154/164 Q's & A's
Section 154/164 Q's & A's
Frequently Asked Questions Concerning Section 154 & 164 Transfer Programs
[Addendum to "Guidance on TEA-21 Transfer Funding" issued March 31, 2000]
Question: What will occur if a State does not comply with the requirements of the Open Container transfer program (Section 154), the Repeat Intoxicated Driver transfer program (Section 164), or both?
Answer: The TEA-21 Restoration Act, enacted July 22, 1998, established two new programs to encourage the states to enact and enforce Open Container and Repeat Intoxicated Driver laws. A percentage of a state's Federal-aid highway apportionment under the Interstate Maintenance (IM), National Highway System (NHS) and Surface Transportation Programs (STP) will be transferred to the state's Section 402 highway safety program unless the state (1) has both these laws in effect and (2) has submitted to NHTSA a certification that conforms with the program's implementing regulations by October 1, 2000. TEA-21 stipulates that funds transferred under these provisions are to be used for one or more of the following: alcohol-impaired driving countermeasures; enforcement of laws prohibiting driving while intoxicated and other related laws or regulations; hazard elimination activities eligible under 23 U.S.C. Section 152.
If a state does not meet the requirements of both of these programs by October 1, 2000, 1-1/2% of the state's Fiscal Year (FY) 2001 Federal-aid highway apportionment under IM, NHS, and STP (Sections 104(b)(1), (3) and (4) of title 23 of the United States Code) will be transferred, for each law. Therefore, a state which does not comply with either law will have 3% of these apportionments transferred. On October 1, 2001, the same percentages will be transferred if a complying law is not in effect. In subsequent years, beginning October 1, 2002, 3% of these funds will be transferred for each law which is not in effect. Therefore, a state which does not comply with either law will have 6% of its apportionment under IM, NHS, and STP transferred.
Question: Where should state laws and certifications be sent for review and approval?
Answer: The certifications and state laws should be sent to the appropriate NHTSA regional offices. From there, they will be sent to NHTSA attorneys, who are reviewing them and making determinations concerning their compliance with Section 154 and 164 requirements.
Question: Why does the joint notification of how money will be spent have to go to both NHTSA and FHWA? Why not just to NHTSA since state highway safety offices and NHTSA administer the money?
Answer: Joint notification of both NHTSA and FHWA is the same process required by NHTSA and FHWA for the other TEA-21 programs in which Congress authorized flexible highway safety/highway construction funding choices - the Section 157 Seat Belt Use Incentive Grant program and the Section 163 .08 BAC Law Incentive program. This notification process assures that FHWA will be knowledgeable of how much transfer funding will go to FHWA projects and assures that NHTSA is aware of funding going to highway safety projects in each state.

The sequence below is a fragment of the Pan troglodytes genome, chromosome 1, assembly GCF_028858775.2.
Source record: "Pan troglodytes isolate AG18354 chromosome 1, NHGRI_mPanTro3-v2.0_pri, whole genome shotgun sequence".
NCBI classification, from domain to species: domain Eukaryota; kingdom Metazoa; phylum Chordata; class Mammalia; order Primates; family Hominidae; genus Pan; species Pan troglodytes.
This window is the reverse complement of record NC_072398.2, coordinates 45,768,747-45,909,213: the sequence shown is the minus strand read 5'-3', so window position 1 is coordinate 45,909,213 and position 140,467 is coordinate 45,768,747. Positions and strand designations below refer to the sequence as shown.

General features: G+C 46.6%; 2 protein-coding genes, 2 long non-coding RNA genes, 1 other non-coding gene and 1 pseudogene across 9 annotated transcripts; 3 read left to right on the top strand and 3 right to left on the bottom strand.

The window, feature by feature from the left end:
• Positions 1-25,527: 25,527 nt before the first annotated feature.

Question: Why does the joint notification of how money will be spent have to be signed by both the state highway safety office and the state DOT when the funds are transferred only to the state highway safety office?
Answer: The affected state agencies should participate in the decisions concerning how the transfer funding will be used. NHTSA and FHWA require both the State Department of Transportation (DOT), which will "lose" the funds, and the State Highway Safety Office (SHSO), which will "gain" the funds, to jointly decide. Joint decision-making by the DOT and SHSO is the same process required by NHTSA and FHWA for the other TEA-21 programs in which Congress authorized flexible highway safety/highway construction funding choices - the Section 157 Seat Belt Use Incentive Grant program and the Section 163 .08 BAC Law Incentive program.
Question: Must moneys going to hazard elimination be included in the state's HSP?
Answer: After the funding has been transferred, the State must update its Highway Safety Plan (HSP), prepared under Section 402, to indicate how it intends to use the transfer funds. Alternatively, a state may choose to plan ahead. Knowing that there will be a transfer of funds in October, the state may include a program plan for these funds in its highway safety plan submission the preceding September. The discussion of hazard elimination activities would include the total amount to be spent by program type, but need not include specific projects and locations.
Question: How do you give money to DOTs when you are part of them and can not contract with them?
Answer: NHTSA and FHWA recognize that, in several states which will be receiving transfer funds, the highway safety office is a part of the DOT organization. Projects internal to a DOT organization typically may have very little paperwork to support them; no contracts or internal memos of agreement are executed, and fund transfers are most often controlled electronically. This is unlike the relationship established by a highway safety office with their external grantees.
However, even though these states don't "typically" have written agreements for transactions within the state DOT, this is not a typical situation. Therefore, as stated in the March 31, 2000, joint guidance, the State Highway Safety office and the State Highway agency should develop a written internal funding agreement to manage all of the hazard elimination transfer funds.
Question: What are the restrictions on supplanting? How can GRs be assured that DOTs are not supplanting?
Answer: In accordance with OMB Circular No. A-87, the general costs of government are unallowable costs under Federal grants, including government services normally provided to the general public, such as fire and police; none of the transfer funds - under Section 402 or Section 152 - may be used to supplant these existing government costs. This should be covered in the written agreements between the SHSO and the DOT when transfer funds are used for Section 152.